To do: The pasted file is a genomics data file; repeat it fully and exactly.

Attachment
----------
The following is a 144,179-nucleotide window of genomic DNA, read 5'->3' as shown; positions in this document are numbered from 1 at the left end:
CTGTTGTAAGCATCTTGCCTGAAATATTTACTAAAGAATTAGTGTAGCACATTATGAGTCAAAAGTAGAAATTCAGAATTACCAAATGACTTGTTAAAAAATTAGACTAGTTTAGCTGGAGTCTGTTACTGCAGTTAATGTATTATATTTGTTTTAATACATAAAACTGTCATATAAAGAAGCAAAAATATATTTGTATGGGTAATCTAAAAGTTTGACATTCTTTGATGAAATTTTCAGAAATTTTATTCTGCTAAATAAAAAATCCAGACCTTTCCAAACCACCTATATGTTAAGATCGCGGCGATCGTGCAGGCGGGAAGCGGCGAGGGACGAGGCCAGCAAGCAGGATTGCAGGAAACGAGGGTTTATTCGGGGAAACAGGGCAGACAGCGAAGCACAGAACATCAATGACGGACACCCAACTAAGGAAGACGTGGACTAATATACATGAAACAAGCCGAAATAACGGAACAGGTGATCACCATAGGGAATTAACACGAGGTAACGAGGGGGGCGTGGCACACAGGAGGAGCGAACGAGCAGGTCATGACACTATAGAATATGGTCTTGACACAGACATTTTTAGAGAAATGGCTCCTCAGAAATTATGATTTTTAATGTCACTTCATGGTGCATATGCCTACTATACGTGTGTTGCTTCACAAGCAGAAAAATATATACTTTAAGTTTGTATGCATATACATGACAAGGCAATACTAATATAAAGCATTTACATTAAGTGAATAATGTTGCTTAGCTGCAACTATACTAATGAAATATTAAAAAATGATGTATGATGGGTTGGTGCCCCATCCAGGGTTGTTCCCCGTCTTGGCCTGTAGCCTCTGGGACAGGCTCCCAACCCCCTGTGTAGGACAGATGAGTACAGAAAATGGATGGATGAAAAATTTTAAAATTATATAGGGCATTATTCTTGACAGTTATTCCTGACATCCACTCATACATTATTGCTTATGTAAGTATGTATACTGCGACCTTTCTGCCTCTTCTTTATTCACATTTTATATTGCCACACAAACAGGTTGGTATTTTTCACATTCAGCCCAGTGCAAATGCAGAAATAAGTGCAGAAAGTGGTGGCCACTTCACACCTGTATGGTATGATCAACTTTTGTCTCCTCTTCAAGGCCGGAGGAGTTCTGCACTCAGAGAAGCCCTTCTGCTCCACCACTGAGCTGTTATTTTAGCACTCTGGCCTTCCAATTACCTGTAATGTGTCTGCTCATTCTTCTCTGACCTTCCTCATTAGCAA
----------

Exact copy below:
The following is a 144,179-nucleotide window of genomic DNA, read 5'->3' as shown; positions in this document are numbered from 1 at the left end:
CTGTTGTAAGCATCTTGCCTGAAATATTTACTAAAGAATTAGTGTAGCACATTATGAGTCAAAAGTAGAAATTCAGAATTACCAAATGACTTGTTAAAAAATTAGACTAGTTTAGCTGGAGTCTGTTACTGCAGTTAATGTATTATATTTGTTTTAATACATAAAACTGTCATATAAAGAAGCAAAAATATATTTGTATGGGTAATCTAAAAGTTTGACATTCTTTGATGAAATTTTCAGAAATTTTATTCTGCTAAATAAAAAATCCAGACCTTTCCAAACCACCTATATGTTAAGATCGCGGCGATCGTGCAGGCGGGAAGCGGCGAGGGACGAGGCCAGCAAGCAGGATTGCAGGAAACGAGGGTTTATTCGGGGAAACAGGGCAGACAGCGAAGCACAGAACATCAATGACGGACACCCAACTAAGGAAGACGTGGACTAATATACATGAAACAAGCCGAAATAACGGAACAGGTGATCACCATAGGGAATTAACACGAGGTAACGAGGGGGGCGTGGCACACAGGAGGAGCGAACGAGCAGGTCATGACACTATAGAATATGGTCTTGACACAGACATTTTTAGAGAAATGGCTCCTCAGAAATTATGATTTTTAATGTCACTTCATGGTGCATATGCCTACTATACGTGTGTTGCTTCACAAGCAGAAAAATATATACTTTAAGTTTGTATGCATATACATGACAAGGCAATACTAATATAAAGCATTTACATTAAGTGAATAATGTTGCTTAGCTGCAACTATACTAATGAAATATTAAAAAATGATGTATGATGGGTTGGTGCCCCATCCAGGGTTGTTCCCCGTCTTGGCCTGTAGCCTCTGGGACAGGCTCCCAACCCCCTGTGTAGGACAGATGAGTACAGAAAATGGATGGATGAAAAATTTTAAAATTATATAGGGCATTATTCTTGACAGTTATTCCTGACATCCACTCATACATTATTGCTTATGTAAGTATGTATACTGCGACCTTTCTGCCTCTTCTTTATTCACATTTTATATTGCCACACAAACAGGTTGGTATTTTTCACATTCAGCCCAGTGCAAATGCAGAAATAAGTGCAGAAAGTGGTGGCCACTTCACACCTGTATGGTATGATCAACTTTTGTCTCCTCTTCAAGGCCGGAGGAGTTCTGCACTCAGAGAAGCCCTTCTGCTCCACCACTGAGCTGTTATTTTAGCACTCTGGCCTTCCAATTACCTGTAATGTGTCTGCTCATTCTTCTCTGACCTTCCTCATTAGCAA